- Researcher Exploits GDPR Fears to Obtain Private Data
Neil J. Rubenking (PC Mag UK) (Aug. 9)
Chinese draft guidelines on cross-border transfer of PI – Myles Seto and Sean Wang of Deacons reported that the Cyberspace Administration of China released for public comment a draft version of Measures for Security Assessment of Cross-border Transfer of Personal Information.
Egypt draft data protection law – Youssef Sallam of Al Tamimi & Company wrote that the Egyptian Cabinet of Ministers recently approved a draft data protection law, akin to the GDPR, which is being reviewed by the Parliament of Egypt.
LEGAL TECHNOLOGY & DIGITAL TRANSFORMATION
The current state of play in legal innovation – Jae Um of Baker McKenzie prepared a piece, published in Legal Evolution, examining the current state of play in legal innovative. Returning to a post she put up a year ago, Jae Um looked back at legal innovation over the past decade and finds hope for the future, especially if we are able to be a bit more patient and take a longer view.
E-DISCOVERY CASE LAW
Recent e-discovery decisions
7/10/2019 – Appellate Judges Smith, McKee and Fisher affirmed in part and reversed in part a District Court denial of a motion for default judgment with respect to deleted and unrecoverable emails and remanded the case for a new trial. The appellate court determined that the district court appropriately (1) concluded that the appellee acted in bad faith when it destroyed emails, (2) concluded that spoliation prejudiced the appellant, (3) and opted for the lesser sanction of a permissive adverse inference instruction instead of a default judgment. The appellate court found, however, that the district court erred in excluding expert testimony regarding the appellee’s spoliation, and error that could have affected the outcome of the case as it deprived the jury of testimony that would have been highly probative of whether the jury should adopt the permissive adverse inference. GN Netcom v. Plantronics, No. 18-1287 (3rd Cir. July 10, 2019).
7/11/2019 – U.S. Magistrate Judge Stephan Vidmar denied plaintiffs’ motion for spoliation sanctions for defendants’ failure to preserve and produce photos and excluded testimony or argument at trial concerning the photos. A fire allegedly destroyed 2,647 tons of hay, leaving only smoldering embers. Defendants’ farm manager did not see the fire but claimed to have taken photos, stored only on his cell phone, of the embers. Defendants never produced the photos to plaintiffs and by the time plaintiffs sued apparently the farm manager no longer possessed the photos; defendants’ first notice that plaintiffs intended to sue was the suit itself. Plaintiffs moved for sanctions base on the loss or destruction of the photos, arguing that defendants should have been put on notice of litigation by the fire itself and should have preserved the photos. The Court first determined that because the photos were ESI, FRCP 37(e) foreclosed reliance on the Court’s inherent authority to impose spoliation sanctions. The Court next ruled discovery of the alleged fire was not by itself sufficient to put defendants on notice and hence no duty to preserve the photos had been triggered. The Court then ruled that plaintiffs failed to show that defendants intentionally deprived them of the photos. Finally, the Court ruled that ruled that neither defendants nor plaintiffs would be allowed to mention the photos at trial as the probative value of testimony concerning them is low and potential prejudice powerful. Philmar Dairy, LLC v. Armstrong Farms, No. 18-cv-0530SMV/KRS (D.N.M. July 11, 2019).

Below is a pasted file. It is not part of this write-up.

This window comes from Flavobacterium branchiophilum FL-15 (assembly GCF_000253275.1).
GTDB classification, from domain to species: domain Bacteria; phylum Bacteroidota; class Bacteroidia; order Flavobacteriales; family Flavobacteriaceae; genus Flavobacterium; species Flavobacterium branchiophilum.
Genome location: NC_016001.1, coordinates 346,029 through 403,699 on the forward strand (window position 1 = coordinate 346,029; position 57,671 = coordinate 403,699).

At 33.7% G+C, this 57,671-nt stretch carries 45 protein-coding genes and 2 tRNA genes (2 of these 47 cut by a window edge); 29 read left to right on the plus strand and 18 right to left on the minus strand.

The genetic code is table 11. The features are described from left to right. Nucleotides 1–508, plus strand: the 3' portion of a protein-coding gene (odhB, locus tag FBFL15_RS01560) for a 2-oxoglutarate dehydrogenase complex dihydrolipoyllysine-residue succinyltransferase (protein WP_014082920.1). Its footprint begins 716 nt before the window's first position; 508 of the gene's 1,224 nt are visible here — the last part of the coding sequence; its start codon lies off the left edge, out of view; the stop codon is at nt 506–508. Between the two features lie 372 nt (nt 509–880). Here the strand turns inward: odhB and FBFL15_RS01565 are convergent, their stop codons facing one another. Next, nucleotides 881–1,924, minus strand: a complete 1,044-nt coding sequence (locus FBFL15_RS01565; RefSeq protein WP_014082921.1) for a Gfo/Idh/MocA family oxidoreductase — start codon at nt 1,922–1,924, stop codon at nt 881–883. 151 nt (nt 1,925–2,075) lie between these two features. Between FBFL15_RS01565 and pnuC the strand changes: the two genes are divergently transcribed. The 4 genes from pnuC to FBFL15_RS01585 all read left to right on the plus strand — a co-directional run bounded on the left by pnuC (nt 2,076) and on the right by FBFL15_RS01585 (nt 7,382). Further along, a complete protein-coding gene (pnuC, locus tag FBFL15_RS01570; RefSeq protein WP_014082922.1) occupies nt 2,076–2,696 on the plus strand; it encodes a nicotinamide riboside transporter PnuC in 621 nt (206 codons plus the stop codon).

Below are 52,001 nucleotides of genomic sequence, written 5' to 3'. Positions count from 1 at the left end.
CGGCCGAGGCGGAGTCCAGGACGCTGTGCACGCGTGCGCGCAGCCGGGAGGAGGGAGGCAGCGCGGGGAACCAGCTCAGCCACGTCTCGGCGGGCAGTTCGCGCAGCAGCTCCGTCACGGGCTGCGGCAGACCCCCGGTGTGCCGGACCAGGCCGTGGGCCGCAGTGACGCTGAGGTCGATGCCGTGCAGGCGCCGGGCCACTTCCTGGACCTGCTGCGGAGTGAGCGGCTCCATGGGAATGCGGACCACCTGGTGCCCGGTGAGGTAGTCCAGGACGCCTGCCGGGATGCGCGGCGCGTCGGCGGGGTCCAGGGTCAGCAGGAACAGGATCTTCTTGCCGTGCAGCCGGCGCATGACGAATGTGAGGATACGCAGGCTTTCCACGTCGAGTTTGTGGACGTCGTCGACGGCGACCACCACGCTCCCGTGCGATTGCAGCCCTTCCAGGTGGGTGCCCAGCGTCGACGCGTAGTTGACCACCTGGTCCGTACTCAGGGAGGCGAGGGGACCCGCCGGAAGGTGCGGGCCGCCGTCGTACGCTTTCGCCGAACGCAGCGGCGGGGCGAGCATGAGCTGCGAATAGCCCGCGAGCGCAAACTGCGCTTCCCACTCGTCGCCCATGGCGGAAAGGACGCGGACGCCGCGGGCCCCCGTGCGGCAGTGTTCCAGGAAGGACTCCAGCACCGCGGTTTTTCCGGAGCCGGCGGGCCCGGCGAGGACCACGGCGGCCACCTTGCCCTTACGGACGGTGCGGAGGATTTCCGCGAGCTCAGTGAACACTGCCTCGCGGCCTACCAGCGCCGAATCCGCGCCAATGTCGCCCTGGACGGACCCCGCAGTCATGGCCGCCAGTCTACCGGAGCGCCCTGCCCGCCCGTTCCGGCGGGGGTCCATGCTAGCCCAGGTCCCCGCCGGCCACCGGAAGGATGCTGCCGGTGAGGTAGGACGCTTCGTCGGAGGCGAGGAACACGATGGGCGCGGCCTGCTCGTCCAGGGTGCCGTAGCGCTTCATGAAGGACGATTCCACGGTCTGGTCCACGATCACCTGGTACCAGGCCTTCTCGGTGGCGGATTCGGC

|5/3/2019||ED||UF Law||UF Law Launches Florida E-Discovery Case Law Database|
|8/8/2019||ED||iCONECT||iCONECT Secures Strategic Capital Funding Helping Lawyers tell ‘Their Winning Story’|
Conferences, webinars, and the like can provide insight into where e-discovery, information governance cybersecurity, and digital transformation are heading